Oracle's Android lawsuit: A Pandora's box of serious evils

A deeper look at Oracle's legal claims show how an Oracle win or a Google give-in could destroy Android and even open source

Everyone knows that Oracle is suing Google over claims that Google used Sun's Java technology without appropriate licenses in the Android mobile OS. Now that Oracle owns Sun's technology, it wants to be paid for those licenses.

Google claims Android does not use actual Java intellectual property and that the claims are baseless. That's all fine, the stuff of usual Silicon Valley licensing battles. But what's not fine is what's in the small print of Oracle's actual lawsuit. What Oracle is saying and doing should scare everyone.

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For example, one of Oracle's attorneys is David Boies. We know that name from the recent action that overturned the gay marriage ban in California and from the old DOJ antitrust actions against Microsoft. He also advised the Recording Industry Association of America in its file-sharing case against Napster and represented former vice president Al Gore in the disputed 2004 U.S. election results. Nobody hires David Boies to litigate unless they are serious.

There are the seven alleged counts of patent infringement, and all are about software process patents, a controversial type of patent that I believe never should been granted in the first place:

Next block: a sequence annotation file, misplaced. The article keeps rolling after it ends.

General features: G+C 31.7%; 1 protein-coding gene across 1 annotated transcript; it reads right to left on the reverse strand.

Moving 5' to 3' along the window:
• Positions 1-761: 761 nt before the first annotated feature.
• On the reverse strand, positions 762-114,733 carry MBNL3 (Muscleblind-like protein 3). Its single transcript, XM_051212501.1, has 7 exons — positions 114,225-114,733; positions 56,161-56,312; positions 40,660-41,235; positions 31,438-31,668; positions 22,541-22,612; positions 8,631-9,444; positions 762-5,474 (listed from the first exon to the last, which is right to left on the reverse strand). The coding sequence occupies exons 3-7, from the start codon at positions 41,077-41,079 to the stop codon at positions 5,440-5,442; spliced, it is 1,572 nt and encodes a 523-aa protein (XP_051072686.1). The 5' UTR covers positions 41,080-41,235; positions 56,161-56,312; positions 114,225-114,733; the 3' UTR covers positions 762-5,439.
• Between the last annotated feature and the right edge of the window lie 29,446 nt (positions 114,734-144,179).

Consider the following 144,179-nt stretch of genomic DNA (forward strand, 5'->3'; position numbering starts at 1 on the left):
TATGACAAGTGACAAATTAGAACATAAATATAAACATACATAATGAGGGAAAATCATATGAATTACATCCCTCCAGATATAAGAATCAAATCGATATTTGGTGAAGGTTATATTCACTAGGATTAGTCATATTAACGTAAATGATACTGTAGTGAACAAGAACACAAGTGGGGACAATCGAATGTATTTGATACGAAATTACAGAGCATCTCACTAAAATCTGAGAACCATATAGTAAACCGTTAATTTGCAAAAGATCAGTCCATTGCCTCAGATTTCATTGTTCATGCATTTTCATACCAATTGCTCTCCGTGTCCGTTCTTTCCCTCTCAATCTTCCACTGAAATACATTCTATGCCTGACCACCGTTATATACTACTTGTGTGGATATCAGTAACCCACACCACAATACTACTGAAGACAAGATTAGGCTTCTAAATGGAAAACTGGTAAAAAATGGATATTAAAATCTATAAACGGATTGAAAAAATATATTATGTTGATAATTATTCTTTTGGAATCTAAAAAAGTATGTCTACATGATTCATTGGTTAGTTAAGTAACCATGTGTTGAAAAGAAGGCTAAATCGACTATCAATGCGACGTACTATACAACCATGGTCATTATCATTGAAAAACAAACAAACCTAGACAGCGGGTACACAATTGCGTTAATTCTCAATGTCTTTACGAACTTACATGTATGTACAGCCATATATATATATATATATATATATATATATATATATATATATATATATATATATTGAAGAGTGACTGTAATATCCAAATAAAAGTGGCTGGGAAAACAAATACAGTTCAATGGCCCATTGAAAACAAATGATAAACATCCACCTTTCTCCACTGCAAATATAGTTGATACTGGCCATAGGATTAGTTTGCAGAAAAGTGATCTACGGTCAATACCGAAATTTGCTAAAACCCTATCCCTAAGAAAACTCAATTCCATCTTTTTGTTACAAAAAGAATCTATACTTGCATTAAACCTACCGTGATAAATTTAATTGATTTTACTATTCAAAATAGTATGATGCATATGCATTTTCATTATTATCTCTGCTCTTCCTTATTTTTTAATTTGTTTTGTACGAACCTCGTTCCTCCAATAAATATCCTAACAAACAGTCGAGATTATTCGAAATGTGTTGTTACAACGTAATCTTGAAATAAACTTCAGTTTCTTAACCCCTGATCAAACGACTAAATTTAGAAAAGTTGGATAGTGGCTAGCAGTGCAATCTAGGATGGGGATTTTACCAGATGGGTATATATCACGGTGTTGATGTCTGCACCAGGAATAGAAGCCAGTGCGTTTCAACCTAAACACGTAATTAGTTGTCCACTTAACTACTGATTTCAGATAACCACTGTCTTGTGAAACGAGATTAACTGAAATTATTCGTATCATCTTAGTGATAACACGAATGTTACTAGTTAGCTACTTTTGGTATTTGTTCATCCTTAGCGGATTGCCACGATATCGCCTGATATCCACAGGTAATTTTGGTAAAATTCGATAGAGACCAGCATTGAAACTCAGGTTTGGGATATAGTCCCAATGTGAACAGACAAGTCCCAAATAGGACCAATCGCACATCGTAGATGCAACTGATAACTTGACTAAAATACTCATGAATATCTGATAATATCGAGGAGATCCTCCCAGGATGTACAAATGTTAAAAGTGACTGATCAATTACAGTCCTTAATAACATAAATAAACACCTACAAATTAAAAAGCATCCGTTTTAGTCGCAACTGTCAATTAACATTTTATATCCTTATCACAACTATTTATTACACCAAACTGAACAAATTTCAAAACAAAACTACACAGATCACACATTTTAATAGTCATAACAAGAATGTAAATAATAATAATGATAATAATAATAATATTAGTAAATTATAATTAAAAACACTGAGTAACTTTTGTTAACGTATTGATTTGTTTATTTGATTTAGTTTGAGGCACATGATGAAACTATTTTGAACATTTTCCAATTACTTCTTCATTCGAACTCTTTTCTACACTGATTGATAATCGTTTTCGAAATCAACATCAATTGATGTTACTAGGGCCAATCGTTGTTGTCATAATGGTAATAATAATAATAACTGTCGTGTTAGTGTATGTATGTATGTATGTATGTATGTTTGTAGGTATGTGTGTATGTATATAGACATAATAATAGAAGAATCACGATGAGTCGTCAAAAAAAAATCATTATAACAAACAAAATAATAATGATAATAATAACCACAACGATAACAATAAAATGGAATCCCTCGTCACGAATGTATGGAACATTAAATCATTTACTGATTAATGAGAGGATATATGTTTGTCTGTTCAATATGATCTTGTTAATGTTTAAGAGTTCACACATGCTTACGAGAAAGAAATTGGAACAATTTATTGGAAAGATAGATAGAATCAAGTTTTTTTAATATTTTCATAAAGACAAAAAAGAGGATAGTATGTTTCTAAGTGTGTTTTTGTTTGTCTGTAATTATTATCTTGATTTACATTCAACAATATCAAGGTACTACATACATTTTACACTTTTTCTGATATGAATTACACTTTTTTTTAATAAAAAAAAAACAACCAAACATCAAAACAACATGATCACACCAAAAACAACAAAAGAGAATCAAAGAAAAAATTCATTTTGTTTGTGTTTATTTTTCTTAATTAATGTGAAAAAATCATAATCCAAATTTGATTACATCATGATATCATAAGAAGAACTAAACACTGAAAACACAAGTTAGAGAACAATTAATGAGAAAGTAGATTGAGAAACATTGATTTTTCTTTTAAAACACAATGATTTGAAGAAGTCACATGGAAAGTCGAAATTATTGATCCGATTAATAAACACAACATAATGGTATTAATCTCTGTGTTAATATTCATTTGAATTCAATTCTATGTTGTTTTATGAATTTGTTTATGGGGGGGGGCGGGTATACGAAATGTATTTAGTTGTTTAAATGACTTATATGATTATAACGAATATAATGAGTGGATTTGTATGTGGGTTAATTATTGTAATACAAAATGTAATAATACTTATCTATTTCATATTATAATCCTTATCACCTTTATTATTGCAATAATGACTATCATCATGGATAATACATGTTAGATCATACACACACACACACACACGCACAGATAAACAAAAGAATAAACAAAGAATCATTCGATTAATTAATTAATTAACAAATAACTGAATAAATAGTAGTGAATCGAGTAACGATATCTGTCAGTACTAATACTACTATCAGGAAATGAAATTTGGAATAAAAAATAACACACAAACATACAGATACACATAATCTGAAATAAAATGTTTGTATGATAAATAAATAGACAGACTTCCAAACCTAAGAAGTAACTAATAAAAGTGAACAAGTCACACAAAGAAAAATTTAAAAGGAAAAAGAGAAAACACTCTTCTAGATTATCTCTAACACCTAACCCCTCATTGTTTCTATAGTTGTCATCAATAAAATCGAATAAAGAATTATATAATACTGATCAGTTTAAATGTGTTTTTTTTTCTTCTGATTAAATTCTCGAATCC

• Protection Domains to Provide Security in a Computer System (2000)
  • Controlling Access to a Resource (2000)
  • Method and Apparatus for Preprocessing and Packaging Class Files (1999)
  • System and Method for Dynamic Preloading of Classes through Memory Space Cloning of a Master Runtime System Process (2008)
  • Method and Apparatus for Resolving Data References in Generate Code (2003)
  • Interpreting Functions Utilizing a Hybrid of Virtual and Native Machine Instructions (2005)
  • Method and System for Performing Static Initialization (2000)

It was my hope that the recent Bilski ruling would have invalidated all software process patents at one stroke, but the U.S. Supreme Court chose not to go that far. But think about these claims: Does any one of them sound novel for their time? (Being nonobvious -- or novel -- is a basic requirement of gaining a patent, and one way of gauging that is whether there is prior art or previous products and services that work the same way.) Yes, I know that the U.S. Patent and Trademark Office approved them, but was anyone who knew about the prior art and what was obvious to an average practitioner in software engineering paying attention at the time?

There is also a count of copyright infringement. I think that is likely to be dismissed early in the proceedings, if the Android team did (as reported) a clean-room reverse-engineering of the Java virtual machine to create the Dalvik VM underlying Android -- and can offer proof. Phoenix Technologies managed that trick with the IBM PC BIOS, so it's quite possible that Google did as well with Java.

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